Archive for the ‘ Challenges ’ Category

Delirium: A Postmortem

Roughly two years ago, I began work on a project that would later become known as “Delirium.” The project was intended to be a 2D horror platformer made in XNA, and over the course of its development, was featured in university publications and sponsored by our university to attend GDC in hopes of showing off the game. Despite the wonderful efforts of the team and all of the hard work we put into the game, it was never released past an early demo, and the project ultimately ended in May of 2012. Although this post is long overdue, I chose not to write up a postmortem until the realizations of our successes, failures, and what we learned had fully sunk in. The following write-up will examine what exactly the Delirium team did right and wrong, why the project failed, and what we can take away from it all, even a year later.

 

team_delirium

 

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Tips & Tricks: Let’s Build a Level!

I have an assignment for my advanced level design class where we have to create a level with only three or four lights. I found this assignment to be rather enjoyable, and thought I would share exactly how I built the level. So if you’re interested in my level design process, or just curious how limited lighting can be implemented, keep reading!



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Speed Design Challenge: Ninja Love Massacre

For one of my last assignments in my Game Design Workshop class this semester, we had a speed design challenge. We came into class, split into groups of five, were given ridiculous names from a random name generator for video games, and were told to create a game using the name we were given and a pack of 100 different colored index cards. In the pack of index cards, there were 10 each of the colors pink, purple, green, blue, and yellow, and were given the opportunity to manipulate the cards in any physical way we chose. We were timed on completing different aspects of the challenge, while the goal was to create a fully playable game. The title of our game was Ninja Love Massacre.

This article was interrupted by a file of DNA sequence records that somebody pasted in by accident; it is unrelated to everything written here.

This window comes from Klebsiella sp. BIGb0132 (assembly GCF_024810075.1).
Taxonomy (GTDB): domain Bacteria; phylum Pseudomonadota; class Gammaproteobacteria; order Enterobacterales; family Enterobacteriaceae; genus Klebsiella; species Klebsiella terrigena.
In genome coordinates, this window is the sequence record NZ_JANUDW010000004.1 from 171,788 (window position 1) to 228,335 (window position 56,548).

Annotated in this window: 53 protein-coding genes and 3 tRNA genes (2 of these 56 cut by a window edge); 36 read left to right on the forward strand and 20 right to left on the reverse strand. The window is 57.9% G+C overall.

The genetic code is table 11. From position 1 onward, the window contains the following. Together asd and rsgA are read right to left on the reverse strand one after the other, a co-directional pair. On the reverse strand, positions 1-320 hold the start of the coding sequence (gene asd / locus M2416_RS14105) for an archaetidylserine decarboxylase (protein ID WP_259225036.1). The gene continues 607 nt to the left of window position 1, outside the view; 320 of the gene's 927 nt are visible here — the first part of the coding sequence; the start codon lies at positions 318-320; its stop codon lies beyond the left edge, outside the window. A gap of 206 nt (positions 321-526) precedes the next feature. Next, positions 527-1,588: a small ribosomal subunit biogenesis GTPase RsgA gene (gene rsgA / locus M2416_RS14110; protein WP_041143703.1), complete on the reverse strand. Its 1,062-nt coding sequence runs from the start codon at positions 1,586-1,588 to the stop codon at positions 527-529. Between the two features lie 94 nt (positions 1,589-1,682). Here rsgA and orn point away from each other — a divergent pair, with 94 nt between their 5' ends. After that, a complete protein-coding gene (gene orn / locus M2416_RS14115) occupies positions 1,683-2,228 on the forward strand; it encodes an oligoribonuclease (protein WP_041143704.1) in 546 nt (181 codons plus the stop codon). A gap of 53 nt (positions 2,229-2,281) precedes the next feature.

Here is an approximate of how the time was to be used in class:
5 minutes to create a concept and rules
5 minutes to make a prototype
5 minutes to play test
5 minutes to revise
5 minutes to play test
5 minutes to revise
5 minutes to play test


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Level Design Challenge: 2 Days, 2 Levels

Last week, my Level Design class was assigned to build two levels, which should be connected somehow, whether it be through story or anything else. I’ve decided to make this assignment into a challenge, limiting myself to build two levels in only two days, as a test to see how much I can accomplish in a limited time frame, something that I should learn to expect in the industry.

This post will detail the process I used to create my two levels in two days, including sketches, screenshots, and videos.


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